Would You Eat Lab-Made Meat?
As a researcher in a muscle biology and regeneration lab, it’s disturbing to picture myself eating the tiny pieces of muscle I grow in petri dishes. However, the idea of growing muscle (meat) from avian (chicken) or bovine (cow) stem cells in the laboratory for human consumption is a reality today. Some people consider it a replacement to current meat production standards and its rising global demand.
In 2013, the Dutch stem cell researcher Mark Post presented to the world the first cell-cultured hamburger that was cooked and tasted live on air. The patty took three months to make using 20,000 muscle fibers grown from bovine stem cells in Post’s lab at an approximated cost of €250,000, which was financed by Google co-founder Sergey Brin. This cell-cultured beef burger represented a notable milestone in the field of cellular agriculture.
Another researcher eager to shift meat manufacturing from the farm to the lab is Gabor Forgacs, a biological physicist at the University of Missouri. Forgacs’ goal is to use 3-D printing technology to fabricate larger bits of meat from myocytes (muscle cells). Additionally, the company Memphis Meats in San Francisco, California, announced in March 2017 that they have produced “clean poultry” — chicken and duck meat from cultured cells of each bird.
Cultured stem cells can be used to grow millions of tons of meat, reducing animal suffering and helping the environment stressed by huge tracks of lands occupied by livestock. In conventional meat production from “factory” farms, antibiotics are regularly given to healthy animals to encourage their growth. On the other hand, lab-grown meats are prepared in a sterile lab environment, circumventing antibiotics and bacteria present in live cattle. According to a 2011 study, cultured meat requires less land and energy to make than common methods for producing pork, sheep or beef. Moreover, clean poultry would require even less energy to produce than lab-made meat. Even though engineered meat provides an animal-free alternative to present meat production, no synthetic food has yet reached the marketplace and it is not clear which government agencies would supervise this emerging food source.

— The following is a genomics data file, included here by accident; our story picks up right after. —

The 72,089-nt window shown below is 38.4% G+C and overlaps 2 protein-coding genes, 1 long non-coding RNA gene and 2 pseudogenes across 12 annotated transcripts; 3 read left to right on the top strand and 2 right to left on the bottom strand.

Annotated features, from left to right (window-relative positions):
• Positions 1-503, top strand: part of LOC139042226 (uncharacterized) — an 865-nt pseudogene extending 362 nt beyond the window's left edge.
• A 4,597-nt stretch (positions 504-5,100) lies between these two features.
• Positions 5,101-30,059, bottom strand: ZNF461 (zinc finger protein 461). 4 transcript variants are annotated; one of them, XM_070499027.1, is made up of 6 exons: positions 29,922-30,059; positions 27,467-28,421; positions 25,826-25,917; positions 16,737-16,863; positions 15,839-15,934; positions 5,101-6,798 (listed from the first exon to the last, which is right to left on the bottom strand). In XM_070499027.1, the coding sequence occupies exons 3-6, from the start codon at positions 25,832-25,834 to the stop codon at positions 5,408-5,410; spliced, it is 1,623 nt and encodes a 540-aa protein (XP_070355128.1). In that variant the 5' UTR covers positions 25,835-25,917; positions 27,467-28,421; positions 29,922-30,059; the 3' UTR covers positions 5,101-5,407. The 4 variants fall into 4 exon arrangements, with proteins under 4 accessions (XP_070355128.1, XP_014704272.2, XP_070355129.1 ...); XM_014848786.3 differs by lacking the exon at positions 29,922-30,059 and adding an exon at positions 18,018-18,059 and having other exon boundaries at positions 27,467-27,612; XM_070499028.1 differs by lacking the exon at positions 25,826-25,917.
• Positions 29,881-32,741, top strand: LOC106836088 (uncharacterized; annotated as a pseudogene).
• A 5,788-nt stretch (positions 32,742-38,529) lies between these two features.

Historically, the Food and Drug Administration (FDA) supervised the safekeeping and security of food additives while the U.S. Department of Agriculture (USDA) regulated meat, poultry and eggs. Moreover, the Center for Biologics Evaluation and Research (CBER), a center within the FDA, regulates biological items for human consumption. This includes products made from human tissues, blood and cells and gene therapy procedures. New food products like lab-grown meat do not fit into present-day regulatory definitions. To address this problem, the White House launched in 2016 an initiative to clarify which U.S. agencies are responsible for a given product and how such agencies should regulate agricultural biotechnology. Meanwhile, industry leaders are focusing on making their potential lab-based foods comparable to existing products that are known to be safe for human consumption. The groundwork laid by these companies could provide a path for approval of lab-made meat for the end consumer — you and me.
The push to generate cheap and mass-producible lab-grown food is underway and perhaps one day coming to a burger joint near you…the “deluxe myocyte patty”— would you eat it?
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